I know the scoring rules were on the back of the scorecard, but I felt there was still confusion in a few scenarios that weren’t covered on the card. However, I did like the fact that the TD gave out his phone number to each group and encouraged any player to call if there was a question. But to my point, I feel like the scoring could have been slightly unfair or different amongst the groups when there were obvious things that were failed to be covered. Did everyone count OB’s the first round? Did people ignore those? Can the same player get a metal point and CTP on the same hole, or does metal cancel out the CTP? I know not every scenario could be brought up during the first player’s meeting, but I feel like it can affect the scoring for sure. And I understand that a scenario might not arise until it actually happens during the round. So, say they call the TD and find out the ruling.. What now? How do the other groups learn of the ruling? Another group could have encountered the same thing and may have scored it differently. I feel like there’s too many variables that could come up. If one group counted it one way, and another group a different way…the points are now different. You see my point.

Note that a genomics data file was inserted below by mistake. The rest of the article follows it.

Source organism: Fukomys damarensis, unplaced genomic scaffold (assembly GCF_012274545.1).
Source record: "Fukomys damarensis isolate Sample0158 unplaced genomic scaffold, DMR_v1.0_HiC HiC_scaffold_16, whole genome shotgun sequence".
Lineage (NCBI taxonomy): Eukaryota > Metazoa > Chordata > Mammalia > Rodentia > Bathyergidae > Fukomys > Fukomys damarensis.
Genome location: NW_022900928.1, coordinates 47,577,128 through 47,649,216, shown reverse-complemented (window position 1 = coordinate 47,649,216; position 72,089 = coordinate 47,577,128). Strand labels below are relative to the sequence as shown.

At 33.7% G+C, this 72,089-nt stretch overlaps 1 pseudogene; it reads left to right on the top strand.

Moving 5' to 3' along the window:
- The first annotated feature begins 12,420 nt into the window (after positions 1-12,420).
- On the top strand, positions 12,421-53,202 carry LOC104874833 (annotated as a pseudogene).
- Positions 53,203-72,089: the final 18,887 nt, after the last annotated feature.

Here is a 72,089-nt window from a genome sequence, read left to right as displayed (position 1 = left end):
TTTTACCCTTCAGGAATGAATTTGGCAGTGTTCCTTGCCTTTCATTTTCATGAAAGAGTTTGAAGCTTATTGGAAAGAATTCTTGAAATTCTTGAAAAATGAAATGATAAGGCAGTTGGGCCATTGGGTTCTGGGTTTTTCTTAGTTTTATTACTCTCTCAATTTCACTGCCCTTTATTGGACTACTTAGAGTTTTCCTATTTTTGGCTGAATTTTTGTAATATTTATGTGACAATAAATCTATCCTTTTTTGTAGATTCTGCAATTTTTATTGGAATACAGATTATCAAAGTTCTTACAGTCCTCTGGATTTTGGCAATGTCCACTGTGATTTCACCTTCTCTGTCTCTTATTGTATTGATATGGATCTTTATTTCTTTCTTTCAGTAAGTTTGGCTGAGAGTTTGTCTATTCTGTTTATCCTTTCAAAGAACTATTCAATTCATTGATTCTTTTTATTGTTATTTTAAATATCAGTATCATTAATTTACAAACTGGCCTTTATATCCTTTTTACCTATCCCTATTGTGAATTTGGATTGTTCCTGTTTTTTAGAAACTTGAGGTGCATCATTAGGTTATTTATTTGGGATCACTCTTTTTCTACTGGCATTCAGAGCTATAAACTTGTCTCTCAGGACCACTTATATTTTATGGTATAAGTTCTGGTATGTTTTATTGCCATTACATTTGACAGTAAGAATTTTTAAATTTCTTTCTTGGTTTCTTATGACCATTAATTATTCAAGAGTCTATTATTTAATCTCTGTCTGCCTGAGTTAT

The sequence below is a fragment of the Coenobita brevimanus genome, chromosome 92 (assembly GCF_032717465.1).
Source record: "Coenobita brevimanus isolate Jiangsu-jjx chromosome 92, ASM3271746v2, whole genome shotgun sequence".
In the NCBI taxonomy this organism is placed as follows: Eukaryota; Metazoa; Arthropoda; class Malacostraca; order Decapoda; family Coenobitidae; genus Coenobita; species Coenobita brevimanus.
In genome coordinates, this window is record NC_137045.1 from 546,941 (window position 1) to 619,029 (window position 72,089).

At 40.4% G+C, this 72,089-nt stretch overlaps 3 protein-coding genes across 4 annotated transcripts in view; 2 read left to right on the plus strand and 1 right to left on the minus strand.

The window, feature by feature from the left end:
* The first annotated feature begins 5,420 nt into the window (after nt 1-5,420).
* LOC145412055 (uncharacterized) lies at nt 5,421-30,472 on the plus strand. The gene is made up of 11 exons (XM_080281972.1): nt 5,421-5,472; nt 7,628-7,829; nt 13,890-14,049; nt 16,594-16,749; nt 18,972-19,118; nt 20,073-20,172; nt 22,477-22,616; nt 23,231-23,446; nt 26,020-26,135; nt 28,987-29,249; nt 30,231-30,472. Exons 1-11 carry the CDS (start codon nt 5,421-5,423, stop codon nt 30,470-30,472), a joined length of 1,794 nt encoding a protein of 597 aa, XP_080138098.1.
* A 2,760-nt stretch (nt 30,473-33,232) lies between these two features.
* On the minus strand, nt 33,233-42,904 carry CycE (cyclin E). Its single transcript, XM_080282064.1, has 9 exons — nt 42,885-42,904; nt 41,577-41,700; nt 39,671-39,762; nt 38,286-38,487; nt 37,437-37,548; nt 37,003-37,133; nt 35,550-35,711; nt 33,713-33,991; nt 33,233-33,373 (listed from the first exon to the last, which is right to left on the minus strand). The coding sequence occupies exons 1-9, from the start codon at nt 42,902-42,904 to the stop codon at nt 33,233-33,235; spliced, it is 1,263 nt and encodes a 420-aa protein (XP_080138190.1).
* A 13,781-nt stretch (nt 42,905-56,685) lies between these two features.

The first round, players were divided up in alphabetical order by their first name unless you had requested to be grouped with other players during the online registration. That was one thing we learned that we didn’t know about. We might have requested that if we had known during the online registration process. But it was cool though, it allowed us to get paired with others and meet new faces. By the way the names fell, Rick and Sean ended up on same card. I really enjoyed meeting each player and getting to know them a bit more as the round progressed. The first round I got paired with Mark, Michael and “Bull”–all fun guys to be around. I did have a rough start and even took me several holes to score my first point, ugh. But I did better later that round once I was felt more comfortable with my discs. After talking to the guys after the first 18, it sounded like we all had a weak first round.
They gave us about a 1.5 hr lunch which was nice–plenty of time to grab some brews down the road. Ya know, loosen us up for the second round. The second round pairings were based on the scoring of the first round like most all tournaments. First round I had 13 pts and Daniel had 12, so we got paired together with Brian and Will. The second round I was on and already doing leaps better than my first round start. It was also nearly 20 degrees warmer the second round, so I felt more in my element with it being short-sleeve weather compared to our cold morning start. My group started the second round on Hole #16 and two holes later I ended up winning the second round CTP on #18 [see pic]. That CTP win is how I got the aluminum Vibram water bottle seen in pic above.